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Earlier this month the EPA filed a 161-page brief suggesting that, unless they were given broad discretion, in order to enforce existing pollution laws they would need Americans to file an additional 6,100,000 (no, that is not a typo-- over six million) permit applications and the EPA would have to hire an additional 230,000 bureaucrats to process those permit applications.
It would be funny, except that it's no joke.
This happened because after Cap and Trade failed to get political traction, the EPA used it's authority under the Clean Air Act to drastically increase regulatory controls. As Jonathan Adler writes:
These controls could represent the largest expansion of federal environmental regulation in decades, and yet they have never been explicitly endorsed, let alone authorized, by Congress.
Now that carbon dioxide is labelled a "pollutant," and thousands and thousands of commercial and residential buildings emit carbon dioxide, according to the letter of the law, all of them must file for permits. The EPA says that processing those permits will cost $21 billion and require 230,000 people.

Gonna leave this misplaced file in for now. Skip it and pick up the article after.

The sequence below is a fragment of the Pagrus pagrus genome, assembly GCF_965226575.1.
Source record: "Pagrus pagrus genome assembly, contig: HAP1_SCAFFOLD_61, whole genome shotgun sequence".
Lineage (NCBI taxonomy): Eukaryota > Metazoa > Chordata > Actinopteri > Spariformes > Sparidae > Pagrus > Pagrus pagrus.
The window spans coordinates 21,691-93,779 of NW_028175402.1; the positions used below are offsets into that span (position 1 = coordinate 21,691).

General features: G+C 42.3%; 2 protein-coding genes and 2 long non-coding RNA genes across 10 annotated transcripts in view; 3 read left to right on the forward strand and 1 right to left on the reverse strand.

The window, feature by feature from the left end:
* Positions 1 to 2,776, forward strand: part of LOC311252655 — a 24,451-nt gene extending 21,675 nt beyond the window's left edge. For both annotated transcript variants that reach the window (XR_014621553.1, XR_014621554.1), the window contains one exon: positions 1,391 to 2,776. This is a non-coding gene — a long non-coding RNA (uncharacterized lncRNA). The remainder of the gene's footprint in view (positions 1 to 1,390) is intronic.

The legal brief makes it clear that the EPA doesn't want to enforce the law this way. What would they like? The discretion to decide where the Clean Air Act is going to apply and where it isn't. The bureaucrats will decide. The EPA agrees that hiring 230,000 bureaucrats to enforce this law to the letter is "absurd," but that doesn't mean they want the law to go away. They would like to have the law apply to some of the bigger companies-- and they would decide which ones.
But they didn't answer the question: Where exactly would the EPA draw the line in terms of who has to file for the permits? And why should bureaucrats have that much authority?
I won't hold my carbon dioxide waiting for them to answer.